Setting the Sparrows Free

I’ve been going for a lot of drives lately. Seems to be the only method by which I can travel at the same speed of my thoughts. Some days, jumbled words race like sparrows in my mind. Each is unique, yet when together, they soar like a black cloud of darkness.

In truth, I’ve been thinking about writing this for three weeks now. But every time I open a blank document, a wave of intense guilt hits me like a slap to the face. One division of my mind screams to write about it so I can evict the sparrows from my brain to a more permanent digital home. Yet, when I’m about to open the cage door to release the sparrows, I feel like I shouldn’t. What if people think I’m just a big attention whore? What if they think I’m just writing this to look like a more legit writer, instead of one who writes sub-par jokes to sell a product? What if people think I need to just get over it already? I constantly strive to maintain a sunny, optimistic exterior. I make jokes to hide my pain, say I’m doing great, when really I’m anything but. The sparrows peck at my insides like a bag of birdseed.

If you somehow stumbled upon this blog and know nothing about me or what I’m alluding to, here’s a quick summary.


Up through college, I had always dreamed of having my own dog. I needed something to love and care for that was more than just a photosynthesizing room ornament. I needed something that would love me back. When I moved to Atlanta after college for Creative Circus, I immediately started planning on getting a puppy. This pup was an adorable black pug I named Waldo.

A little over a year ago, he passed away a couple of days before he turned six months old. He had a congenital heart defect, and one morning, his little heart gave out. The vets worked on him for about 30 minutes, but he had already greeted the ghosts of another world.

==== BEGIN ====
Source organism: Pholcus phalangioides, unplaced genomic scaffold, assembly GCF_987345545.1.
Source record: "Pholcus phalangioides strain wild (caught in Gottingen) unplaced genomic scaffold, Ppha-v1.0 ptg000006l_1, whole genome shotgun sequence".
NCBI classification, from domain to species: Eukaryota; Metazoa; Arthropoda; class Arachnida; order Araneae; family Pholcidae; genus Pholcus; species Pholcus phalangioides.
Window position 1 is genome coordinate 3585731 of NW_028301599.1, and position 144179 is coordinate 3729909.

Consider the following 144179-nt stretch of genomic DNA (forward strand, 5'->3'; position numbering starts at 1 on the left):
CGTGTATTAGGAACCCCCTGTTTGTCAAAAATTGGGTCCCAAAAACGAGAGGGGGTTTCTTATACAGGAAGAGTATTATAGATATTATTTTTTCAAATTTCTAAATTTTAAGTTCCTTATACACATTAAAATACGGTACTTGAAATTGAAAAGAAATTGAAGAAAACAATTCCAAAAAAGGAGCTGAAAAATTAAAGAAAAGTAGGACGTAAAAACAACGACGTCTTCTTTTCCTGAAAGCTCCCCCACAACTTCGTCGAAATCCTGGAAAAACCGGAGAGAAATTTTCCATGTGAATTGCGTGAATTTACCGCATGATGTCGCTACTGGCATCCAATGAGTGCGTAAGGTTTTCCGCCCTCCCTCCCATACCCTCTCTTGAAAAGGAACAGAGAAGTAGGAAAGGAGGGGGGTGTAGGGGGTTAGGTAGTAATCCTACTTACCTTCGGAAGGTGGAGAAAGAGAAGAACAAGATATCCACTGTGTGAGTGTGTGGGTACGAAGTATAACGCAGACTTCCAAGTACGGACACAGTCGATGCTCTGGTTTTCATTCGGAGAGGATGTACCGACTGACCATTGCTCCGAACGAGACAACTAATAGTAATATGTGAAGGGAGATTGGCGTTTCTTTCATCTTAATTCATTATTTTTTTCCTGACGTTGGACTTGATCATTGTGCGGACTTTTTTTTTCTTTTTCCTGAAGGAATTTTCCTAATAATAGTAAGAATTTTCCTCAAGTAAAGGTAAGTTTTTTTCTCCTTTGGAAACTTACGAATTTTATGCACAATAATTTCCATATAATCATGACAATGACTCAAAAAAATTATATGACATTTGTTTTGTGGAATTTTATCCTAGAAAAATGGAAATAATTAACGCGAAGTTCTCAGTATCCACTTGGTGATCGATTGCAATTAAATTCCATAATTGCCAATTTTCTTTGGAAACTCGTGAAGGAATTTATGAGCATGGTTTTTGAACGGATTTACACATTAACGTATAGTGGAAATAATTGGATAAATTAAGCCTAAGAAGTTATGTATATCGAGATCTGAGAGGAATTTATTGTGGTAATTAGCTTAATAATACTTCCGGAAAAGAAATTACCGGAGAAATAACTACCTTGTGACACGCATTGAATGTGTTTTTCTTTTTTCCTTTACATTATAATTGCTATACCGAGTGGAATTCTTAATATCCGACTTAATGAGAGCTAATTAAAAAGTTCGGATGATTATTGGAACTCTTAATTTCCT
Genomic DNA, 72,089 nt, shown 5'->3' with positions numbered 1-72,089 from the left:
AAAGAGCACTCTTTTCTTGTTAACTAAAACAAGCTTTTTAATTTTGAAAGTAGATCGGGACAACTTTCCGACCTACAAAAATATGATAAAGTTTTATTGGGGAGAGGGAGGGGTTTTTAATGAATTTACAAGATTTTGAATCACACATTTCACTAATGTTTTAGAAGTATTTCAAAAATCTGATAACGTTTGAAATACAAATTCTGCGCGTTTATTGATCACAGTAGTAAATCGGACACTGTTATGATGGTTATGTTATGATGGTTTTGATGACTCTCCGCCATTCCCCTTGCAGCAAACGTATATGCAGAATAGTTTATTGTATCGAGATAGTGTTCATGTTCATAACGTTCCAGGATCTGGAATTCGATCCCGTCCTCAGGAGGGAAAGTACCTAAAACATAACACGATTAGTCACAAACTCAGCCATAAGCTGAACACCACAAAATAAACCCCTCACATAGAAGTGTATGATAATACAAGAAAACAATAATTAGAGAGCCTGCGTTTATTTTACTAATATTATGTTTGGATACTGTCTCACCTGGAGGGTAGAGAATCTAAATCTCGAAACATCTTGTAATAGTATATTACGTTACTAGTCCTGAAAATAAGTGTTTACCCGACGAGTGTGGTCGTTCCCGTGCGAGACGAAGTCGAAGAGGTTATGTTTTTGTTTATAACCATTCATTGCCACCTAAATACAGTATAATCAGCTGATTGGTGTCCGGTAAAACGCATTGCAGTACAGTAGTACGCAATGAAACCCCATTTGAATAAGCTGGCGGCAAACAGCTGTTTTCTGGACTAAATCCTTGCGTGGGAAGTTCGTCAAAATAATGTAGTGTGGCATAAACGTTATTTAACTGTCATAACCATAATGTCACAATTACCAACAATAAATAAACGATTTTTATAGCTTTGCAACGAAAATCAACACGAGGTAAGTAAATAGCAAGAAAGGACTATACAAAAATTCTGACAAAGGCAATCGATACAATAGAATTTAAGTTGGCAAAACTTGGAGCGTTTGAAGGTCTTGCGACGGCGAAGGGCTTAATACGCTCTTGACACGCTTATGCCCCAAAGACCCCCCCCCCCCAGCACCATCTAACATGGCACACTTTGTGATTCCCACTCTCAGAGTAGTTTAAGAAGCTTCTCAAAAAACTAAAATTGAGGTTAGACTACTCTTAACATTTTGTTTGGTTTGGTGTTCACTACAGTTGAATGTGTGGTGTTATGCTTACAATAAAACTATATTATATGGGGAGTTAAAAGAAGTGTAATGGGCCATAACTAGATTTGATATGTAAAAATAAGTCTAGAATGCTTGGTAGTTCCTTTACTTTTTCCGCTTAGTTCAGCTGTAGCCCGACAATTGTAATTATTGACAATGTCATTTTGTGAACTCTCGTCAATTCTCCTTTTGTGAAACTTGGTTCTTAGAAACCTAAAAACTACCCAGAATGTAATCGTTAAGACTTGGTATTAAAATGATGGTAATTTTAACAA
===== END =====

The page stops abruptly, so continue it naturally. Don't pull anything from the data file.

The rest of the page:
The pain I felt when he passed was unlike anything I’d ever felt before. I guess I was fortunate I had never felt anything like that before. Still, I was distraught. As time passed, thankfully the wound scabbed over, and left a scar on my heart. Eventually, I decided I was ready for another dog about four months later. As a gesture to honor Waldo’s life, I decided to rescue a dog.

In comes sweet Pogo. If you’ll excuse the hippie dippy shit, I knew from the second I met Pogo that our souls were linked. We were molded from the same clay. While we had just met in this life, it felt as though we had been best friends in another life. Like we had a lifetime of memories together after just an hour of meeting each other. We instantly coagulated like glue.

IMG_1229We went to the dog park every day and he ran like a crazed road runner. At night, he would snuggle up next to me in bed, with his little paws in the air. At school, he would attentively listen to teachers and beg for food from any willing donors. He was perfect for me and he healed the wound in my heart from losing little Waldo.

A little over 3 weeks ago, Pogo passed away suddenly and traumatically. As I was walking into school with him, he dropped dead. We scooped him up, rushed to the closest vet hospital, and they worked on him for 30 minutes. It was of no avail. He had already crossed over into the other realm, waiting to greet Waldo.

He was 2 years old.

The vet had no idea what he died of. He had a regular vet visit just a couple weeks prior, and his health and blood work was completely normal.


Pogo brought light to my life for almost nine months. To say it was a tragedy is a vast understatement.